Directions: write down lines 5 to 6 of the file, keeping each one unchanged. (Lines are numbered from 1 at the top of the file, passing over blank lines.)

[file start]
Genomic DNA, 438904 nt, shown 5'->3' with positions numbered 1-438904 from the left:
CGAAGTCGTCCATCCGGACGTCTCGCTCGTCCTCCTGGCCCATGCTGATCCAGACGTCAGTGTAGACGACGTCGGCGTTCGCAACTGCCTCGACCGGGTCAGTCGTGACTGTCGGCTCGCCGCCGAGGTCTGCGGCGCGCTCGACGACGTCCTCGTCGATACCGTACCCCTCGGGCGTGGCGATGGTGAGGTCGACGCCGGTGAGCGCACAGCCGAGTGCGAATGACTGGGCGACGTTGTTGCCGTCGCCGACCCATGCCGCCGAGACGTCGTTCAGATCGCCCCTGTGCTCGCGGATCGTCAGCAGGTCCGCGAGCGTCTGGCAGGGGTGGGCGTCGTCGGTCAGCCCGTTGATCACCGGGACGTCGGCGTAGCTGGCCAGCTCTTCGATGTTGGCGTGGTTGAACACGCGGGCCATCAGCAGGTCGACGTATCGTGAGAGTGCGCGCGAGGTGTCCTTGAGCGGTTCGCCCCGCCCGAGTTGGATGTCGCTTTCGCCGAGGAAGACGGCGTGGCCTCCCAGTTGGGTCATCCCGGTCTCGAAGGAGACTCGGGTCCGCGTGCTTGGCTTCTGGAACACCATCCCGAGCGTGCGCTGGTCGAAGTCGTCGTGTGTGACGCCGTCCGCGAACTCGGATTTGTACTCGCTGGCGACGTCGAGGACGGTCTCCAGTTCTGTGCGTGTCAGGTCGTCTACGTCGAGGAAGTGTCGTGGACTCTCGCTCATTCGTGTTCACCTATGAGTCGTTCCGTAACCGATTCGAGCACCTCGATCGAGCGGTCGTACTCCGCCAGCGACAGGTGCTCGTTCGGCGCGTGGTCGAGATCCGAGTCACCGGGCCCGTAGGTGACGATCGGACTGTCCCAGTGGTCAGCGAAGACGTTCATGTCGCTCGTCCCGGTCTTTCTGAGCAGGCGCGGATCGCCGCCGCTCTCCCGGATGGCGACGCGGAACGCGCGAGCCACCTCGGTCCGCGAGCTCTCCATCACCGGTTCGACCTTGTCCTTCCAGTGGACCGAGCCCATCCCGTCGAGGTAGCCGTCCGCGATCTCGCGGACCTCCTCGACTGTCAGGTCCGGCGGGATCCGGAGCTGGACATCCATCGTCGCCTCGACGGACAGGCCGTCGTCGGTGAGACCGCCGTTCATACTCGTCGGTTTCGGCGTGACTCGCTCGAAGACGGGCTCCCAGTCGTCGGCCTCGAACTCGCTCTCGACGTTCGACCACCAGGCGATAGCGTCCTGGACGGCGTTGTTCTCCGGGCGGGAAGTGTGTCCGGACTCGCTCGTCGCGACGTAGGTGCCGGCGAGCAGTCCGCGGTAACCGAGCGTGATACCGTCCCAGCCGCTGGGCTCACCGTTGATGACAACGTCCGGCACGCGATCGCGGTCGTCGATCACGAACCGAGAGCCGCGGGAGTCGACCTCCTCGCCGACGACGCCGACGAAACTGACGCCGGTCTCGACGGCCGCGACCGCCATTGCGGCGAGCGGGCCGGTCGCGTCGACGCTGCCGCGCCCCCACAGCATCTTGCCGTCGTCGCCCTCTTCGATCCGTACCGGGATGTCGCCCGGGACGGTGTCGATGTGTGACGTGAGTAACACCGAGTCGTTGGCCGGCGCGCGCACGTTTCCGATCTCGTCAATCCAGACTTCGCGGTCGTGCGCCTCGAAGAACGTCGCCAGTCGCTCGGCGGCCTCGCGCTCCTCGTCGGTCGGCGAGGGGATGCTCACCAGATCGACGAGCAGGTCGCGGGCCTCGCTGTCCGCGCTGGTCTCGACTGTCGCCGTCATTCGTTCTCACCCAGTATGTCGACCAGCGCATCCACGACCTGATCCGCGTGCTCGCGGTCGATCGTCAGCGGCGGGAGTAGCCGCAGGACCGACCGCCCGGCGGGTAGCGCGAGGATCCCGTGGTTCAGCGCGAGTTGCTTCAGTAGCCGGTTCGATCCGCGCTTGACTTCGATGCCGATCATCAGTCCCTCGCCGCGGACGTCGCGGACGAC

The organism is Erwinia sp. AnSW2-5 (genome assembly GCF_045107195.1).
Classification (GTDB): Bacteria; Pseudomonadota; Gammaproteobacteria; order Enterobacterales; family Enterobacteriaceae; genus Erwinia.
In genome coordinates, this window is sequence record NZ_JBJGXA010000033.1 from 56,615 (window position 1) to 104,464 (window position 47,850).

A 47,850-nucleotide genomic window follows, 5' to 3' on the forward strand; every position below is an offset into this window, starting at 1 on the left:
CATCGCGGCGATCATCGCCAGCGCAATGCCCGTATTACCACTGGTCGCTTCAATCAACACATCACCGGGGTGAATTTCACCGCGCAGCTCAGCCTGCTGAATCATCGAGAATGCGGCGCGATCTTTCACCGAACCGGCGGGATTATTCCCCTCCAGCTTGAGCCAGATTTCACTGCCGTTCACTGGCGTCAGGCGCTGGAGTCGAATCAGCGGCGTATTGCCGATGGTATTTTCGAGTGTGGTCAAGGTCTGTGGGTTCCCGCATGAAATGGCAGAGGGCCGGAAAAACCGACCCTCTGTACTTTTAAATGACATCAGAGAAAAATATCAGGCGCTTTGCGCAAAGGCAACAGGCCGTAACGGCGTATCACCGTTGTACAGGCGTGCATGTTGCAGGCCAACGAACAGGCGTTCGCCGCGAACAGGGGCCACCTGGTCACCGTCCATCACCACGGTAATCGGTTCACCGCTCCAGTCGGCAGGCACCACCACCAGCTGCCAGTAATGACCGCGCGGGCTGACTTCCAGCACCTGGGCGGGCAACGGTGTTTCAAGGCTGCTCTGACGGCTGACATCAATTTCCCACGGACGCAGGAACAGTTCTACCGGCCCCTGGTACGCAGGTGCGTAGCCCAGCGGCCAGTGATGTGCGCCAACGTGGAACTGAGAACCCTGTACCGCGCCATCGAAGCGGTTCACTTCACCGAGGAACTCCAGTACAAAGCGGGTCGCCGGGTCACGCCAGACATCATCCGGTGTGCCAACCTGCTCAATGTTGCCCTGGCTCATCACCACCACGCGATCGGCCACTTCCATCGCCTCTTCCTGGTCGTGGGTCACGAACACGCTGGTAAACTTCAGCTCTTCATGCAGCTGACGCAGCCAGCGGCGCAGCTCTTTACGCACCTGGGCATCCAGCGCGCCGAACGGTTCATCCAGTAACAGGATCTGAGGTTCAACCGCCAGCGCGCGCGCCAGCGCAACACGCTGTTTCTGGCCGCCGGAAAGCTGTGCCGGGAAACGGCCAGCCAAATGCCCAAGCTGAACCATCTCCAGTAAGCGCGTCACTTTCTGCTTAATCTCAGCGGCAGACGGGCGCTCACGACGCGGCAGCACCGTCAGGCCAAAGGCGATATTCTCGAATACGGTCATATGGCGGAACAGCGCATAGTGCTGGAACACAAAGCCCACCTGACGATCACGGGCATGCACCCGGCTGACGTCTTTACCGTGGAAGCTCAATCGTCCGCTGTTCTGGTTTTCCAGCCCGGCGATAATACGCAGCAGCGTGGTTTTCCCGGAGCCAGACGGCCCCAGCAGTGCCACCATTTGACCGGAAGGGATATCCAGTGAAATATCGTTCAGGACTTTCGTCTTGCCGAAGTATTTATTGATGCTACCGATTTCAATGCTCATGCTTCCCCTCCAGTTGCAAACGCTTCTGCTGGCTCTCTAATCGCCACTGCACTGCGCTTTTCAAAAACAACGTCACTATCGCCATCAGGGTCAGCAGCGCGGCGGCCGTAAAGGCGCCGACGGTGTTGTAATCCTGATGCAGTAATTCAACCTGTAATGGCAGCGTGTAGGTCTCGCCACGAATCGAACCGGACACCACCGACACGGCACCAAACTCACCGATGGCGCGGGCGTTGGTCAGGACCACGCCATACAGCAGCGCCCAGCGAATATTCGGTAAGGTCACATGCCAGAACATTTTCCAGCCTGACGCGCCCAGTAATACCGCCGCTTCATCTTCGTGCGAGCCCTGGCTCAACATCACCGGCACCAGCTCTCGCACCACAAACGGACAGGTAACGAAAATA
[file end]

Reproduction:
In genome coordinates, this window is sequence record NZ_JBJGXA010000033.1 from 56,615 (window position 1) to 104,464 (window position 47,850).

A 47,850-nucleotide genomic window follows, 5' to 3' on the forward strand; every position below is an offset into this window, starting at 1 on the left: